## A Hitchhiker's Guide to the FFT

## Introduction

There have been two main reasons to write this tutorial: a will to improve my webdesign skills and a feeling (after reading numerous forums) that there is a lot of misunderstanding around the fft. It is also a way to develop a different, maybe more interactive, way of teaching. Finally, I want to mention that when writing this tutorial, I have been inspired by the excellent blog of Steve Eddins on the subject. I hope you will enjoy this tutorial.

## I. The Continuous Fourier Transform

## I.1 Definitions

Given a continuous function \(f_c\) , referred to as the continuous physical function and defined by $$\begin{aligned} f_c : \mathbb{R} & \longrightarrow \mathbb{C}\\ \eta & \longrightarrow f_c (\eta), \end{aligned}$$ the Continuous Fourier Transform (CFT) of \(f\), or continuous spectral function, denoted \(F_c\) is defined by $$\begin{equation} \begin{aligned} F_c (\Omega) & = \int_{- \infty}^{\infty} f_c (\eta) e^{- j \Omega \eta} \mathrm{d} \eta \label{eq:continuousFT} \end{aligned} \end{equation}$$ The continuous physical function is also related to the continuous spectral function by inverse continuous Fourier transform: $$\begin{aligned} f_c (\eta) & = \frac{1}{2 \pi} \int_{- \infty}^{\infty} F_c (\Omega) e^{j \Omega \eta} \mathrm{d} \Omega \label{eq:continuousIFT} \end{aligned}$$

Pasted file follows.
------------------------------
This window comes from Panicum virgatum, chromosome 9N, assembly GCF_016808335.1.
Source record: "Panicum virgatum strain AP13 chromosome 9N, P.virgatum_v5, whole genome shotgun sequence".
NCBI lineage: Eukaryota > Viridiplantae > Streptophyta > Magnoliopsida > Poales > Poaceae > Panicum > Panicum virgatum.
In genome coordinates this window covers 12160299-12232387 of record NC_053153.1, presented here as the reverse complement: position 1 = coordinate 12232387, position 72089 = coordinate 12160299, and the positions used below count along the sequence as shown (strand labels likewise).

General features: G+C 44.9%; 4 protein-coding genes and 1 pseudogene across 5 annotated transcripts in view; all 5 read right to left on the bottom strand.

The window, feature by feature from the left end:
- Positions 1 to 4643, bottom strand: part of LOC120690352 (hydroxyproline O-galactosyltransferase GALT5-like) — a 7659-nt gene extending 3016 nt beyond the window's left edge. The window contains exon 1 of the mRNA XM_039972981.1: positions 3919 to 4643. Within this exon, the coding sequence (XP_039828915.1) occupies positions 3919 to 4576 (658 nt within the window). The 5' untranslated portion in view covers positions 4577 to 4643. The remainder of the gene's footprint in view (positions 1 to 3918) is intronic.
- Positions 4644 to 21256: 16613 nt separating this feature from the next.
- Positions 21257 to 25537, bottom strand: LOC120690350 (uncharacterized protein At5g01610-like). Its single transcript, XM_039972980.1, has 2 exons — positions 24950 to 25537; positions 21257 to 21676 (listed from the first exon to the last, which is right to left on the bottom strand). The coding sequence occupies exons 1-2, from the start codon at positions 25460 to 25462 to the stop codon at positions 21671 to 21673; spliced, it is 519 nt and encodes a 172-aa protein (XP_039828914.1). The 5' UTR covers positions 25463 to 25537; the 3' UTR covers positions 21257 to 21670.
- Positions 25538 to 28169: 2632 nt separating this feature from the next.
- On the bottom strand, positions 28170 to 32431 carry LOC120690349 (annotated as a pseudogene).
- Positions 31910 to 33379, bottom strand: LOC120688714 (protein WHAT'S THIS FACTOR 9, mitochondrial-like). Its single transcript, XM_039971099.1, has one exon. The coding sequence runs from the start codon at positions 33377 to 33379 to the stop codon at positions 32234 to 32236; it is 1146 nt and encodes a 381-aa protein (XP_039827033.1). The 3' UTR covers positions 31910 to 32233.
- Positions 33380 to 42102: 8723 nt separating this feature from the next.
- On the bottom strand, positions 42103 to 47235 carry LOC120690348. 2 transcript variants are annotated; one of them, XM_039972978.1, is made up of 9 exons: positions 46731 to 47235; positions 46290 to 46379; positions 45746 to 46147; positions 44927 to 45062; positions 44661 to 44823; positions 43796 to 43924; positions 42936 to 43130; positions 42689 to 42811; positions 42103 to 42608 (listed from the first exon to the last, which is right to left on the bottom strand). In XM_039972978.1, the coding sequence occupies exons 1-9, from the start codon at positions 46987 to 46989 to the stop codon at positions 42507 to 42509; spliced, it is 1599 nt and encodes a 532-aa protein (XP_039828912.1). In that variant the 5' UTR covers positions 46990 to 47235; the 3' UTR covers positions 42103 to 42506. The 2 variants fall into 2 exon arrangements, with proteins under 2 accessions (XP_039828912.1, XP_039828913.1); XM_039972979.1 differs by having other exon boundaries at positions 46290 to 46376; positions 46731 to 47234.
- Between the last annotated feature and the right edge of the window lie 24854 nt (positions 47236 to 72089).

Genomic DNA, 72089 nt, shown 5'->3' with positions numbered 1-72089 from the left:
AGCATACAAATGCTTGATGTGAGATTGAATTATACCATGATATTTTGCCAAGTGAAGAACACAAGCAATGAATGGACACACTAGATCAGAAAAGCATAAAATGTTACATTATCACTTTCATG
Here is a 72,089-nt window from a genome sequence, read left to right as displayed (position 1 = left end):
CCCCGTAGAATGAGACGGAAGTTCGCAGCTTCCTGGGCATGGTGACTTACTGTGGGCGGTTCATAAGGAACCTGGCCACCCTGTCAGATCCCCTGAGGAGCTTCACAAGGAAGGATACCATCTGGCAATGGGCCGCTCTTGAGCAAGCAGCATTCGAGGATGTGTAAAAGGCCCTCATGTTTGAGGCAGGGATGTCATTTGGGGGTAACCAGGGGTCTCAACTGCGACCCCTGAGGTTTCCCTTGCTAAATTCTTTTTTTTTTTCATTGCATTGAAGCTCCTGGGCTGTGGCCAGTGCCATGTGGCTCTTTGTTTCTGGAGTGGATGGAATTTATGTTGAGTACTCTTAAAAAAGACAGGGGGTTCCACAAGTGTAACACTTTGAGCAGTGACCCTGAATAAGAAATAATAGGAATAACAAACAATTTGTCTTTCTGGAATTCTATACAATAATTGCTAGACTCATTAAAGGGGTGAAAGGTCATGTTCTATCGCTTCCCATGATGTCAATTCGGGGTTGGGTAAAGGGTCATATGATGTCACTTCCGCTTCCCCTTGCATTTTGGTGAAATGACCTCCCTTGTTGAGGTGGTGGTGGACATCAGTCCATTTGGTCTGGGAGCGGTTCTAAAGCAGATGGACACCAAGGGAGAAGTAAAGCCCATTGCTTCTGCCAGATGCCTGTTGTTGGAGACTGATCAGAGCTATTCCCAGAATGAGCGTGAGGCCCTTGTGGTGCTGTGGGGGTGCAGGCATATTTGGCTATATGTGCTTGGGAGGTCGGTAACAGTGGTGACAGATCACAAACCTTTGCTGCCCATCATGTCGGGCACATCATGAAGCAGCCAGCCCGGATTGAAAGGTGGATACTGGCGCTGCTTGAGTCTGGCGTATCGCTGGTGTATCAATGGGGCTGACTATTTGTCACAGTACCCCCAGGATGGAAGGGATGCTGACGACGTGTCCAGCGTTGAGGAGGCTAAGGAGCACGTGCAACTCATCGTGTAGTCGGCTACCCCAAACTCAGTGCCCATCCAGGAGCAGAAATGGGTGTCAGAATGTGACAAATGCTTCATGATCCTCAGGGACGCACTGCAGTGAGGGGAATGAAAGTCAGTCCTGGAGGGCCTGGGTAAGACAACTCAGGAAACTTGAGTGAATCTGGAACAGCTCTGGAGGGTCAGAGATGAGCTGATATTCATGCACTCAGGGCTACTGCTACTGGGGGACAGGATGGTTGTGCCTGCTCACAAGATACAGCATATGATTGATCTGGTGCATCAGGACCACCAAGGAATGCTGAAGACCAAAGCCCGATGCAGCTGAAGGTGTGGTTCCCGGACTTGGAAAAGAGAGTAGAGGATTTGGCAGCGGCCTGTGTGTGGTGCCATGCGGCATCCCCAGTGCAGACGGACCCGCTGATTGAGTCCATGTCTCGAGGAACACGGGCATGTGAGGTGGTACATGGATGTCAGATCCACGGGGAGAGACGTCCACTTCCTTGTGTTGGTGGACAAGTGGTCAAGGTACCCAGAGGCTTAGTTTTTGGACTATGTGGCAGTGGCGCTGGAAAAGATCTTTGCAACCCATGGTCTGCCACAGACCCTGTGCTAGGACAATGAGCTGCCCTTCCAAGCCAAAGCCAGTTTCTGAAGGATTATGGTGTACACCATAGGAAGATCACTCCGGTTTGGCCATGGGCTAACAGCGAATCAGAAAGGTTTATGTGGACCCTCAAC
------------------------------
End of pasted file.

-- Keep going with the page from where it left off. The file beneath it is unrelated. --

## I.2 Example

Let us consider \(f_c\) defined by $$\begin{aligned} f_c (\eta) & = \text{tri} (\eta)\\ & = \max \left( 1 - | \eta |, 0 \right) \end{aligned}$$ and can be plotted as follows:

eta=linspace(-2,2,1001);

fc=max(1-abs(eta),0);

plot(eta,fc);

axis([-2 2 -0.5 1.5]);

title('Continuous physical signal');

xlabel('\eta');

ylabel('f_c(\eta)');

In this case, \(F_c\) can be found analytically and is given by $$\begin{aligned} F_c (\Omega) & = \text{sinc}^2 (\Omega)\\ & = \left( \frac{\sin \left( \frac{\Omega}{2 \pi} \right)}{\frac{\Omega}{2 \pi}} \right)^2 \end{aligned}$$ and can be plotted as follows:

OMEGA=linspace(-25,25,1000);

Fc=(sinc(OMEGA/(2*pi))).^2;

plot(OMEGA,Fc);

axis([-25 25 -0.5 1.5]);

title('Continuous Fourier Transform');

xlabel('Omega');

ylabel('F_c(Omega)');